AXI Transactions

As mentioned earlier, an AXI data transfer is called a transaction. Transactions can take the form of reads or writes and include address/control information, data, and a response. The data is sent in the form of bursts, which include multiple data items called beats. To synchronize the sending and receiving of data, an AXI master and slave perform a handshake at the beginning of a transaction using the READY and VALID signals. 

 

Channel Handshake

Every AXI channel contains both a VALID and a READY signal. These are used to synchronize and control the rate of transfer. The important thing to remember here is that the source, or sender, uses the VALID signal to indicate that either data or control information is available. The destination, or receiver, signals READY when it is actually able to consume that information. Thus, a transfer can only occur when both the VALID and READY signals are asserted.

Figure 4 shows AXI handshaking at work. Notice information transfer (denoted by an arrow) only occurs when both VALID and READY are high, regardless of which was asserted first. Also note that AXI uses the rising clock edge for all transfers.

 

Figure 4. AXI handshake mechanism (adapted from AXI spec. v1.0)

 

One important note within the AXI specification is that the VALID signal of one component must never depend on the READY signal of another. READY can wait for the VALID signal, but it doesn't have to. Following these rules removes the chance of a deadlock occurring. If VALID is dependent on READY and READY is dependent on VALID, it's easy to see that neither signal may be asserted, because each one is waiting on the other.

 

AXI Bursts

Data exchanges in AXI take the form of bursts. Each burst consists of multiple beats or data transfers. Control information sent at the beginning of a transaction indicates the length, size, and type of burst being transferred. 

AXLEN[3:0], X standing in for R or W, denotes the number of beats in a burst. Being 4 bits wide, this means there can be a maximum of 16 transfers in a burst. AXLEN = b0000 means there is one beat per burst. Values of b0001, b0010, and b0011 represent two beats, three beats, and four beats, respectively. This pattern continues to sixteen. Components must complete all beats specified by AXLEN, whether it uses the data or not.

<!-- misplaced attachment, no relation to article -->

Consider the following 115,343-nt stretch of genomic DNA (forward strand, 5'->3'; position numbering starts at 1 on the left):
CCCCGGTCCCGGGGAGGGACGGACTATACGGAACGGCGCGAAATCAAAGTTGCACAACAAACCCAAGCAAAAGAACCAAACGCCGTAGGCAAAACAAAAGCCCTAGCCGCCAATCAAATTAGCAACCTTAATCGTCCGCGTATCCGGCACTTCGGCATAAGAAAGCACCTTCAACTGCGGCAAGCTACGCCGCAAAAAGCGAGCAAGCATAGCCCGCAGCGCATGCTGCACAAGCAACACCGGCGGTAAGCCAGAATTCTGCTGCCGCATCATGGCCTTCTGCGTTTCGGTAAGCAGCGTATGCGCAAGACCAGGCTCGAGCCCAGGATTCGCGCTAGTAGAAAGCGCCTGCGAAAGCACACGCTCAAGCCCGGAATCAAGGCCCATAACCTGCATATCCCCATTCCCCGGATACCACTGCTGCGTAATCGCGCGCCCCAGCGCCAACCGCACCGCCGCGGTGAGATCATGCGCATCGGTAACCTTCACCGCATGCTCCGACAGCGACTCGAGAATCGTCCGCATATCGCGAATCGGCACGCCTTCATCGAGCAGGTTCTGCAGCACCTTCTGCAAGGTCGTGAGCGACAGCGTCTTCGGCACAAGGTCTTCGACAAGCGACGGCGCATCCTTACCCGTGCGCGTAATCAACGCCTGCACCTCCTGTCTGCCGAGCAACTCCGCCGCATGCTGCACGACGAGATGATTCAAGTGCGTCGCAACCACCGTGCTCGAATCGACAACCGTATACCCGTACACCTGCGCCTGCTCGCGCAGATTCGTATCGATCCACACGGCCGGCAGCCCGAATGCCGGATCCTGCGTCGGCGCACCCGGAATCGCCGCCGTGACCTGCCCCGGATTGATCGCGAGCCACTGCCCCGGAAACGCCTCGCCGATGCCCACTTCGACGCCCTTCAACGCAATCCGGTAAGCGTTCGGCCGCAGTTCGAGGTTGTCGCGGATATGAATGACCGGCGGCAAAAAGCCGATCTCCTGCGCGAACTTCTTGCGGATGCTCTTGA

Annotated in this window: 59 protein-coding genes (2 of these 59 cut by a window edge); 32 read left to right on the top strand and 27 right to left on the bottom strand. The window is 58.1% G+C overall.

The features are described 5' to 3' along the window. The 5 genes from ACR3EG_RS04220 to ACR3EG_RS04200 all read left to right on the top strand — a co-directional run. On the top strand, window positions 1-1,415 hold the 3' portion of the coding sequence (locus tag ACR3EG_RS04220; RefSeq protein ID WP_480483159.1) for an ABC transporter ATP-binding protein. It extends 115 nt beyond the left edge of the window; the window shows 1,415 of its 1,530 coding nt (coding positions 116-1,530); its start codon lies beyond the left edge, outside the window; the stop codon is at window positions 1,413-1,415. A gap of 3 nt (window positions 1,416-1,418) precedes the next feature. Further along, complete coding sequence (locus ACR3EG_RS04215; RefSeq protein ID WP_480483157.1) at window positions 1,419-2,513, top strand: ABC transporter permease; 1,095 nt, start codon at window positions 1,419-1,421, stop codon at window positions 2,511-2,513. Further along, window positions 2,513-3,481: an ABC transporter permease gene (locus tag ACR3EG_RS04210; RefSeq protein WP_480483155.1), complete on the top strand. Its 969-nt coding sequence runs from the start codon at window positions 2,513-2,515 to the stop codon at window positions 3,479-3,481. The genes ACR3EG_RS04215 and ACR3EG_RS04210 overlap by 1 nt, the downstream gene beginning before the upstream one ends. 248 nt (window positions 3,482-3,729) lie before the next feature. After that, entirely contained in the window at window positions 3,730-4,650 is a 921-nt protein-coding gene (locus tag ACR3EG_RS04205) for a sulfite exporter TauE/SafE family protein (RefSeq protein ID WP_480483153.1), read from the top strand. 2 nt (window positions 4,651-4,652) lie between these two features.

AXSIZE[2:0] specifies how many bytes are in each beat of a burst. Each bit in AXSIZE stands for another power of two, with '000' representing 1 byte per beat and '111' representing a maximum of 128 bytes per beat. The size of these beats cannot exceed the bus width. 

AXBURST[1:0] determines the type of burst that will be performed.

There are three types of bursts in AXI. They are:

  • Fixed bursts
  • Incrementing bursts
  • Wrapping bursts

In a fixed burst, the address doesn't change for each beat. A typical application for this is a FIFO queue/buffer.

Incrementing bursts represent the more typical type of transfer where the transfer address is incremented after each beat. You can think about this as an offset from a base address.

The final burst type is the wrapping burst. A wrapping burst is similar to an incrementing burst, except there exists a wrap boundary, wherein once the address is incremented to that point it wraps around to a lower address.

Figure 5 shows a simplified view of the three different types of AXI bursts.

 

Figure 5. AXI burst types

 

AXI Interconnects

AXI interconnects allow multiple masters and/or multiple slaves to interface with each other. The AXI specification defines the interface between a master and slave, a master and interconnect, and a slave and interconnect.

In reality, interconnects contain slave interfaces that connect to AXI masters and master interfaces that connect to AXI slaves. What goes on in an interconnect—i.e., how different masters communicate to different slaves—depends on the implementation. Interconnects can allow a shared address bus, shared data bus, both shared, or neither shared.

In the next article, we will take a look at AXI interconnects, how they work, and how to use them in design.

 

Conclusion

This article was a basic introduction to the Advanced Extensible Interface (AXI) protocol. We looked at legacy AXI as specified in the third revision of AMBA. As I mentioned above, you can refer to AMBA AXI Protocol v1.0 (roughly a hundred pages) for a deeper look into the first version of AXI. AXI has seen some significant changes in AMBA revision 4 with new versions of AXI like AXI4, AXI4-Lite, and AXI4-Stream.

Future AMBA articles will discuss AXI4 and the ACE protocol (AXI Coherency Extensions) used for system-level cache coherency between components. AXI has become a widely used protocol in modern SoC design. In learning AXI, simpler bus protocols like Avalon and Wishbone will come much easier.

To reiterate what I asserted in the introduction, you will have advantages in SoC design if you understand AXI. I hope this article has helped you on your way.